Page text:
Evidence Behind the Green House and Similar Models of Nursing Home Care

Sheryl Zimmerman; Lauren W Cohen

Disclosures

Aging Health. 2010;6(6):717-737. 

In This Article

Conclusion & Future Perspective

In drawing conclusions based on the literature that addresses the essential elements of The Green House and similar homes, it must be noted that the literature derives primarily from cross-sectional studies, a small number of quasi-experimental studies and an even smaller number of randomized controlled trials. Thus, associations among variables may not be assumed to indicate causal relationships, and small studies may not be assumed to be generalizable. Still, the preponderance of data in some areas, especially in light of the importance of the topic and the limited data that exist about The Green House homes to date, allow certain conclusions to be drawn, with implications for the future.

The Green House Model Elements for Which Changes are Suggested Based on the Literature

Since NH residents do not generally engage in normative activities and literature indicates that providing materials for and promoting activity participation increases engagement that is beneficial to well-being, more structured activities and a stronger role for activities personnel are indicated as The Green House and similar models of care evolve.

The Green House Model Elements That Merit Further Examination as Priority Areas

Since there is not a nurse continually on-site in each Green House home and data indicate that more nursing is beneficial, resident health-related outcomes, including hospitalization, should be studied (because many hospitalizations are avoidable with proper care and because if hospitalization rates are less in The Green House homes, a case may be made for the financial viability of these settings). At the same time, it should be noted that the amount of nursing time did not differ between The Green House homes and other NHs studied.[6,208] An examination of health outcomes will inform the extent of resident acuity that can safely be managed in The Green House homes, including whether this is a suitable environment for postacute care. In examining this topic, consideration should also be given to optimal nursing models, how emergencies and medication issues are handled, and communication between shahbazim and nurses (e.g., do they consistently know when to involve a nurse?) and shahbazim and physicians (e.g., whether they are an effective point of contact for physicians).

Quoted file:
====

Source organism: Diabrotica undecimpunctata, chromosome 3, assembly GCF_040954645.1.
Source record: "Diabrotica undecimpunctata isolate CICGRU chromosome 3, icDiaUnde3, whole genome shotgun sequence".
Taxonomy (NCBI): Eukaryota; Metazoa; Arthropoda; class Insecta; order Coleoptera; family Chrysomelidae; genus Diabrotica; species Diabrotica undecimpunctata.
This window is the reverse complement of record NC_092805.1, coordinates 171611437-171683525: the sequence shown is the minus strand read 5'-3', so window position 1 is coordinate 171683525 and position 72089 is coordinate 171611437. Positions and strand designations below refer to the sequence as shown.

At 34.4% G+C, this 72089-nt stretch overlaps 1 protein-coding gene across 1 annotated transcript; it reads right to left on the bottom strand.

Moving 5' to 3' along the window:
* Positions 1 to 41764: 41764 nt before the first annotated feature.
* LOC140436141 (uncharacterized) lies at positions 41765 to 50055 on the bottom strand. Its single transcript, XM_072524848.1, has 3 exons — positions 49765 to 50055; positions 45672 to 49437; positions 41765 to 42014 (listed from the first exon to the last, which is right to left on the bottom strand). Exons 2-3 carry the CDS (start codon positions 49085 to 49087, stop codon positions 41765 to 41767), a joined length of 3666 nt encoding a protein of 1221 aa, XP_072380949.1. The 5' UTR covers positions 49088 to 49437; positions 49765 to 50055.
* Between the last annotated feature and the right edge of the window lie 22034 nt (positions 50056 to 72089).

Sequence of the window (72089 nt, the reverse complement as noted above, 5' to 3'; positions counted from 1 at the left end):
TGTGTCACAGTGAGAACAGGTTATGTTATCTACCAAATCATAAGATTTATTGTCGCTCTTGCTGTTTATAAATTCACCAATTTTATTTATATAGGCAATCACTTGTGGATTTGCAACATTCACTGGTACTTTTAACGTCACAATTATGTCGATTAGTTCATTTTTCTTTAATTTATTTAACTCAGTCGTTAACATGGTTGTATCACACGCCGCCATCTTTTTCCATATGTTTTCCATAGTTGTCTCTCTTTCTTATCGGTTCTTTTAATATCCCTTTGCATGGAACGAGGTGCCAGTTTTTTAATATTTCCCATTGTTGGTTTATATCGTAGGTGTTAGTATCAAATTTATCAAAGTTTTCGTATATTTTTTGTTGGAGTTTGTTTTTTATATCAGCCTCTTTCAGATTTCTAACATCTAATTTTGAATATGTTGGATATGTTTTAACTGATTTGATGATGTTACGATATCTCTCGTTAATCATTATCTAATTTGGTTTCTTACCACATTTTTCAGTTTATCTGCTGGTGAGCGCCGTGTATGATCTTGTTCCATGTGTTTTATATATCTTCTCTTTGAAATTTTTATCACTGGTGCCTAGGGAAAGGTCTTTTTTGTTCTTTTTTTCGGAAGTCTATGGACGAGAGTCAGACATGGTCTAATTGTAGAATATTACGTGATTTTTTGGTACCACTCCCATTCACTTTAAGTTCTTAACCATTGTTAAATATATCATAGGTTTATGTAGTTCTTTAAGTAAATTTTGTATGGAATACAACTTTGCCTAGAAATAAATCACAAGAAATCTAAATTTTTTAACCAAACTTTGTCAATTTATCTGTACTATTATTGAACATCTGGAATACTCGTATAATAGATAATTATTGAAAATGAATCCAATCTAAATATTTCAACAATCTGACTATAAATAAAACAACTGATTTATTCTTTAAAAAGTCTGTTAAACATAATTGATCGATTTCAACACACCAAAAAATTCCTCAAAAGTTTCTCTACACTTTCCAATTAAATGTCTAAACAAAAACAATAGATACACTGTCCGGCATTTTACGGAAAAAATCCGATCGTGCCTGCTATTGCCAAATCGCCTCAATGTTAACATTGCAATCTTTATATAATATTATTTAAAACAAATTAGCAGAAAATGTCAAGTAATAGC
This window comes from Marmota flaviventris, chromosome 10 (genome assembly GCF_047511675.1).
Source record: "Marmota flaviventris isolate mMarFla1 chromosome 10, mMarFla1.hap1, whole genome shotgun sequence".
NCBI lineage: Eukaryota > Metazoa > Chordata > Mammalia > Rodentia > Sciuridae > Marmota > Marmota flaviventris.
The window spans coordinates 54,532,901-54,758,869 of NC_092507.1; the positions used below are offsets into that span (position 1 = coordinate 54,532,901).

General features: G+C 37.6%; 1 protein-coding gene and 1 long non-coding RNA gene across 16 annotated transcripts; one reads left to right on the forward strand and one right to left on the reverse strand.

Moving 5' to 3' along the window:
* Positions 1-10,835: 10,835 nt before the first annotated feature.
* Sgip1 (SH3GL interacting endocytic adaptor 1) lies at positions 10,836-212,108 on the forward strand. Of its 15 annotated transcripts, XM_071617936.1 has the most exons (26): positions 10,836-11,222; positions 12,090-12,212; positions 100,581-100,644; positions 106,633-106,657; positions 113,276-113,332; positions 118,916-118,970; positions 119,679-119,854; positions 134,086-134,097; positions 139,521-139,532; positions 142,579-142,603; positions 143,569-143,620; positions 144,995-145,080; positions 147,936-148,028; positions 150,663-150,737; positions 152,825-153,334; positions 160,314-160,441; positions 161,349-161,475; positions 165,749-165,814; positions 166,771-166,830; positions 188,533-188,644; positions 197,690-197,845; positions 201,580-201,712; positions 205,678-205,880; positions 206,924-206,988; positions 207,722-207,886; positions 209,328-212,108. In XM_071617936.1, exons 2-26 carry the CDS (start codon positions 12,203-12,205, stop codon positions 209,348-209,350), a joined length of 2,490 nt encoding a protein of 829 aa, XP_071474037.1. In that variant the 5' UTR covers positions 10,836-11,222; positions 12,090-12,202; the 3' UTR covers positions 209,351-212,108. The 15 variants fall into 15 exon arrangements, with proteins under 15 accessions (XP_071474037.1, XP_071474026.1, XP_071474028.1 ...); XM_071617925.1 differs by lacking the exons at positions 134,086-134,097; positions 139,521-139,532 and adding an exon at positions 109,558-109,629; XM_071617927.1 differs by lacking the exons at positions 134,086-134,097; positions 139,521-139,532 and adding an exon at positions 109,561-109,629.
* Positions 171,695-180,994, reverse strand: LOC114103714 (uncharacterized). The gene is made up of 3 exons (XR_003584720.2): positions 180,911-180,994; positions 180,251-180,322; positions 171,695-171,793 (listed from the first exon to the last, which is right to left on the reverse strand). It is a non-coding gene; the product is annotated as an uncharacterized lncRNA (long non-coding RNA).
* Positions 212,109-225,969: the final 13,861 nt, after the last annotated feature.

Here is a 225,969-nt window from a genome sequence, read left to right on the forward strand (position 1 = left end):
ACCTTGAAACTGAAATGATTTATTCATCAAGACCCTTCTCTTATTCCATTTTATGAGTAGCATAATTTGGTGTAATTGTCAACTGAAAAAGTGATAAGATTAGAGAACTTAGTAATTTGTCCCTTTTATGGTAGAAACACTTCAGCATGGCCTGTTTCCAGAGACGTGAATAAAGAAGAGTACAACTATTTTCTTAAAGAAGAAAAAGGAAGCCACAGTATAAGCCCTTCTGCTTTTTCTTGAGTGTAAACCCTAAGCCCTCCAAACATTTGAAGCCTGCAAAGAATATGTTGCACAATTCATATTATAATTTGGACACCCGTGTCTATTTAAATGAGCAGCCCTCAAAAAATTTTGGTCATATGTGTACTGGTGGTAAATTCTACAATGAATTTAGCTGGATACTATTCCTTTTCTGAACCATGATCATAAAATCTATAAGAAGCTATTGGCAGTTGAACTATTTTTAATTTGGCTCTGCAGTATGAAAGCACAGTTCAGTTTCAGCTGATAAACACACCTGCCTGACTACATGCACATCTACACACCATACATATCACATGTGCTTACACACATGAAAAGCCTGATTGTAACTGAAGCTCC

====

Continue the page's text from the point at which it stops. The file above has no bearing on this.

A second priority topic meriting examination relates to the financial viability of The Green House homes because smaller homes are usually disadvantaged from diseconomies of scale. The extent to which this is true in The Green House homes is unclear given that they are typically part of a larger campus. In examining this topic, costs for homes that cater to different levels of resident acuity should be considered, because such homes may require different staffing models while enabling more resident homogeneity. This is a priority topic because if financial viability is not assured, a potentially promising new model of care may be at risk of extinction.

The Green House Model Elements That Merit Further Examination & Some Likely Modification

The literature on consistent staff assignment, self-managed teams and outdoor spaces suggest that these elements of The Green House homes may not yet be functioning as optimally as desired.

Perspective

In considering the implications of the evidence presented, two caveats are indicated. The first is that while this article examined elements of The Green House homes considered to be essential by an expert panel, it may not have captured elements considered essential by others. The second is that this article addressed elements that are not specific to The Green House model. Even large NHs may incorporate small units that function similarly to what is envisioned in The Green House homes and other small NHs. Thus, what has been examined in regard to the physical structure of NHs (e.g., dining, staffing, case mix, elder-centered care and engagement), can inform virtually any existing or emerging model of NH care. This is a strength that should not be overlooked, and it is one that must be underscored.

Perhaps the most salient matter related to The Green House homes is not the evidence per se, but that they constitute an innovative vision of what NH care and living can be. Their mere existence is a tremendously important contribution in a field in which talk of culture change is the norm rather than the exception; that is, The Green House homes convey the possible. Developers and supporters of this model hope that its rate of adoption will grow exponentially, and if these homes are shown to be preferable and cost effective, this vision may be realized. Alternately, it may be that future innovations in NH care embody some rather than all of The Green House components and related principles, and that The Green House model itself evolves over time. In the end, the goals are to provide optimal NH care and enable an optimal quality of life for elders who live there; the most certain predication is that these are goals toward which our society will continue to strive, with increasing success.

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